New evidence on wages and employment in worker cooperatives compared with capitalist firms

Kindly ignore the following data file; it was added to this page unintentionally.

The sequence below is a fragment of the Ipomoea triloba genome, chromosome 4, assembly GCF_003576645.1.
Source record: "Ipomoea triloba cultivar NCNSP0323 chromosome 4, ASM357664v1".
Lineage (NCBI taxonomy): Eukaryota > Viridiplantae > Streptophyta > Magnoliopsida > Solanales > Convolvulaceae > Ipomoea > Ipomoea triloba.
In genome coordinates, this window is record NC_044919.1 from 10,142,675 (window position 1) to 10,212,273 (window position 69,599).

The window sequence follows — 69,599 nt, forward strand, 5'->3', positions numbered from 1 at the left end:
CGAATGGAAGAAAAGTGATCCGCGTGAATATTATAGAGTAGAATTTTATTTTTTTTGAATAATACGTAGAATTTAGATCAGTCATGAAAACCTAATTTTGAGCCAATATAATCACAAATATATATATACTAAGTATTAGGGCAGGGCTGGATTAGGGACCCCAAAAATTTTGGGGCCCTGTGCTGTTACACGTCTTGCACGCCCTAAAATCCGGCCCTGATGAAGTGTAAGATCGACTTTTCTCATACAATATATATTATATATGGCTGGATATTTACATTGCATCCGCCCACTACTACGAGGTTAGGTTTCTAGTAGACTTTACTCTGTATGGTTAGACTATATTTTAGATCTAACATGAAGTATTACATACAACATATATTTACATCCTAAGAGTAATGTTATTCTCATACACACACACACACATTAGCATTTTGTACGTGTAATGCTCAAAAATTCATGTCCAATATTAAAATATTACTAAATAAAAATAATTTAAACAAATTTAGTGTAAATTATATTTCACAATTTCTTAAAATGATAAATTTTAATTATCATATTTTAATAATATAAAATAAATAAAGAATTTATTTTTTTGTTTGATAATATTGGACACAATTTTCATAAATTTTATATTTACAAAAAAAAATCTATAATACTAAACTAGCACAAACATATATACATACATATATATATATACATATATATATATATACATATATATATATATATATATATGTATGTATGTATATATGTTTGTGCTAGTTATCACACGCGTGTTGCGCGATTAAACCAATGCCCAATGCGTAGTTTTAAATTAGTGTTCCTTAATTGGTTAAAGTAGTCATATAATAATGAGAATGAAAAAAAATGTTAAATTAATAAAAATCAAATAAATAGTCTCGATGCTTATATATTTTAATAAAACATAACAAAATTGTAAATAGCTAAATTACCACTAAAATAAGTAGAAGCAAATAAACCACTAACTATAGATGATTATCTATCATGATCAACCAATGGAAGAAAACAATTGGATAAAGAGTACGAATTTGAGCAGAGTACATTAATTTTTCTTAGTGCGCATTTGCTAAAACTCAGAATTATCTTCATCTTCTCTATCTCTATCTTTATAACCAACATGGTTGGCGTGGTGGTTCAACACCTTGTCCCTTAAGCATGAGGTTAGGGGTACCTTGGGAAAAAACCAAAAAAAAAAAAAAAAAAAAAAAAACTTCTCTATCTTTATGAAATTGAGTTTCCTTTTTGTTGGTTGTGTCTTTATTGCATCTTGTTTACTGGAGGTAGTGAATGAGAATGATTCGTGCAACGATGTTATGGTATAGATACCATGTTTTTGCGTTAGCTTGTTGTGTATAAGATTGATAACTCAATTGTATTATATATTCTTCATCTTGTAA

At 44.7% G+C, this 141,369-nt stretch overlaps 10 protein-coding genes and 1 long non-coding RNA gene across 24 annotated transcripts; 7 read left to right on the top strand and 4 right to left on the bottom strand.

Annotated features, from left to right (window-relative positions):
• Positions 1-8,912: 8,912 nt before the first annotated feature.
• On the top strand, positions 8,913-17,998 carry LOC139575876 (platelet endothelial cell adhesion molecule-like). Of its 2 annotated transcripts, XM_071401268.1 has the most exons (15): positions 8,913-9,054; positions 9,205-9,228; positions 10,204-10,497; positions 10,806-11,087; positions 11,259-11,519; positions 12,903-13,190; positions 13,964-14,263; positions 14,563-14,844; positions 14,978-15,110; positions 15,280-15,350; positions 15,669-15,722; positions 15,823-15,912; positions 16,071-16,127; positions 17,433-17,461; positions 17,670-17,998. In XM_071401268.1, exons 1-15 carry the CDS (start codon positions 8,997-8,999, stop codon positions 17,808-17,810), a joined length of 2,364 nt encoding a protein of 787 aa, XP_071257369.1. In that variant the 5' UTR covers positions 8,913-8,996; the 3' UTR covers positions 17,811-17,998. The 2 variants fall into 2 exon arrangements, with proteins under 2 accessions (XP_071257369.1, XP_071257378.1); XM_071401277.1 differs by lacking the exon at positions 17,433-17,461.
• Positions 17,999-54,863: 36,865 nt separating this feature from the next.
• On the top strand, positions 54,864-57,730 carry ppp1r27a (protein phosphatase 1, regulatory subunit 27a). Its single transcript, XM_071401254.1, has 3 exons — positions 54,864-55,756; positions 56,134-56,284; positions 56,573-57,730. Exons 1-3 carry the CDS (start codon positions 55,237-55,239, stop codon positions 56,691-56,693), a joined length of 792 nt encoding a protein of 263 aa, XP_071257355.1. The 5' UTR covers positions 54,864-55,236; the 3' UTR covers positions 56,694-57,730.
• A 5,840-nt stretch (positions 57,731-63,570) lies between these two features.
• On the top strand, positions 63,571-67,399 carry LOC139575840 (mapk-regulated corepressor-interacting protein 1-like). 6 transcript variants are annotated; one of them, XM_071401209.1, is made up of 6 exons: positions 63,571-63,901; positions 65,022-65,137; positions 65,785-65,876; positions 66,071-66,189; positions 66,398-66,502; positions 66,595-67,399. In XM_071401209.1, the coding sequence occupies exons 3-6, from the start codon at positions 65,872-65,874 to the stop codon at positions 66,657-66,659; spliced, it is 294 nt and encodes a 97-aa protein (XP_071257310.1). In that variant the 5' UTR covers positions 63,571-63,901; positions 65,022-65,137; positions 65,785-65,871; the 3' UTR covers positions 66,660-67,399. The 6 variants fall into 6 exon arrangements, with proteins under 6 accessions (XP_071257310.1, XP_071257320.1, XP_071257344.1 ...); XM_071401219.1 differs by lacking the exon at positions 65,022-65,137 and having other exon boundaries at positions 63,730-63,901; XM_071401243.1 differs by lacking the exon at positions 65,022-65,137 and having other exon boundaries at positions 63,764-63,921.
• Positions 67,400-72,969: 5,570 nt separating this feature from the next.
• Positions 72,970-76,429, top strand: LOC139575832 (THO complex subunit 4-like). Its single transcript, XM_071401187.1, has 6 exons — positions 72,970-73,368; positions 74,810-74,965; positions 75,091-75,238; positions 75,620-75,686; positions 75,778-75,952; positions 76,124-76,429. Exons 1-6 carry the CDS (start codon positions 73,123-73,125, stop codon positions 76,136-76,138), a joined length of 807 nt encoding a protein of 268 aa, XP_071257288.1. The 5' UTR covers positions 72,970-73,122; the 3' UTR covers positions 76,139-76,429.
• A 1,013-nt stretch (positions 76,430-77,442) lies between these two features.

This article presents new econometric evidence on the comparative behavior of worker cooperatives and capitalist firms, highlighting the differences in wages and employment responses. We use a comprehensive panel data set that covers the entire population of cooperatives and their capitalist counterparts registered in the social security records in Uruguay from April 1996 to December 2005. We analyze the data to study the employment and wage decisions in both types of enterprises, the results of which suggests that their adjustment mechanisms to idiosyncratic price changes and macroeconomic shocks may differ greatly. The data set also allows us to estimate wage and employment variations for members and non-members of cooperatives separately, and provides an empirical test for the so-called degeneration hypothesis. Our findings are broadly consistent with previous studies for Italian cooperatives and plywood cooperatives in the United States. As studies of this kind are so few, our research provides a significant contribution to the empirical literature on labor managed firms. Moreover, comparing worker cooperatives and capitalist firms offers an exceptional opportunity to determine how control by workers may lead to different organizational behavior.
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